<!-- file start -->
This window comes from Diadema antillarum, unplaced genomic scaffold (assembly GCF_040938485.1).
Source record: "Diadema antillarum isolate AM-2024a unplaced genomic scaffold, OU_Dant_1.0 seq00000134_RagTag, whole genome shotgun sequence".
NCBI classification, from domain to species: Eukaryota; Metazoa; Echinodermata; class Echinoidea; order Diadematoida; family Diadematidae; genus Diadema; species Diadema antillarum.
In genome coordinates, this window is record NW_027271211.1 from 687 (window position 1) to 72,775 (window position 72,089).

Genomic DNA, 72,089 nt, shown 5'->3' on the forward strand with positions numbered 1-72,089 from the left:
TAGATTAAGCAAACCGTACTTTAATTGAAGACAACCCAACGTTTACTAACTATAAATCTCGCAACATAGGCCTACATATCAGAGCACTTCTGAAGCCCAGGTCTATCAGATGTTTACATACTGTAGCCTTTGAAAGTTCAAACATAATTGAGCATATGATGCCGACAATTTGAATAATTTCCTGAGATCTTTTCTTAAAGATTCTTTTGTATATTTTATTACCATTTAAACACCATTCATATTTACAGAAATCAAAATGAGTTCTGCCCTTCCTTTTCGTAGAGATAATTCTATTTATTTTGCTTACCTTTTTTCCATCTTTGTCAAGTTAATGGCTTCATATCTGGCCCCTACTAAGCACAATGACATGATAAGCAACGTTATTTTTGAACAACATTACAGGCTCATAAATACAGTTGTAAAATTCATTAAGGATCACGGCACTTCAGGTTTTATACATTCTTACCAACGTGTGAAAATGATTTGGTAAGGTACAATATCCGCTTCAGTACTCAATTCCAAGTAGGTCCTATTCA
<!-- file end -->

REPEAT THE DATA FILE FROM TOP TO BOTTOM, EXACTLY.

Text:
This window comes from Diadema antillarum, unplaced genomic scaffold (assembly GCF_040938485.1).
Source record: "Diadema antillarum isolate AM-2024a unplaced genomic scaffold, OU_Dant_1.0 seq00000134_RagTag, whole genome shotgun sequence".
NCBI classification, from domain to species: Eukaryota; Metazoa; Echinodermata; class Echinoidea; order Diadematoida; family Diadematidae; genus Diadema; species Diadema antillarum.
In genome coordinates, this window is record NW_027271211.1 from 687 (window position 1) to 72,775 (window position 72,089).

Genomic DNA, 72,089 nt, shown 5'->3' on the forward strand with positions numbered 1-72,089 from the left:
TAGATTAAGCAAACCGTACTTTAATTGAAGACAACCCAACGTTTACTAACTATAAATCTCGCAACATAGGCCTACATATCAGAGCACTTCTGAAGCCCAGGTCTATCAGATGTTTACATACTGTAGCCTTTGAAAGTTCAAACATAATTGAGCATATGATGCCGACAATTTGAATAATTTCCTGAGATCTTTTCTTAAAGATTCTTTTGTATATTTTATTACCATTTAAACACCATTCATATTTACAGAAATCAAAATGAGTTCTGCCCTTCCTTTTCGTAGAGATAATTCTATTTATTTTGCTTACCTTTTTTCCATCTTTGTCAAGTTAATGGCTTCATATCTGGCCCCTACTAAGCACAATGACATGATAAGCAACGTTATTTTTGAACAACATTACAGGCTCATAAATACAGTTGTAAAATTCATTAAGGATCACGGCACTTCAGGTTTTATACATTCTTACCAACGTGTGAAAATGATTTGGTAAGGTACAATATCCGCTTCAGTACTCAATTCCAAGTAGGTCCTATTCA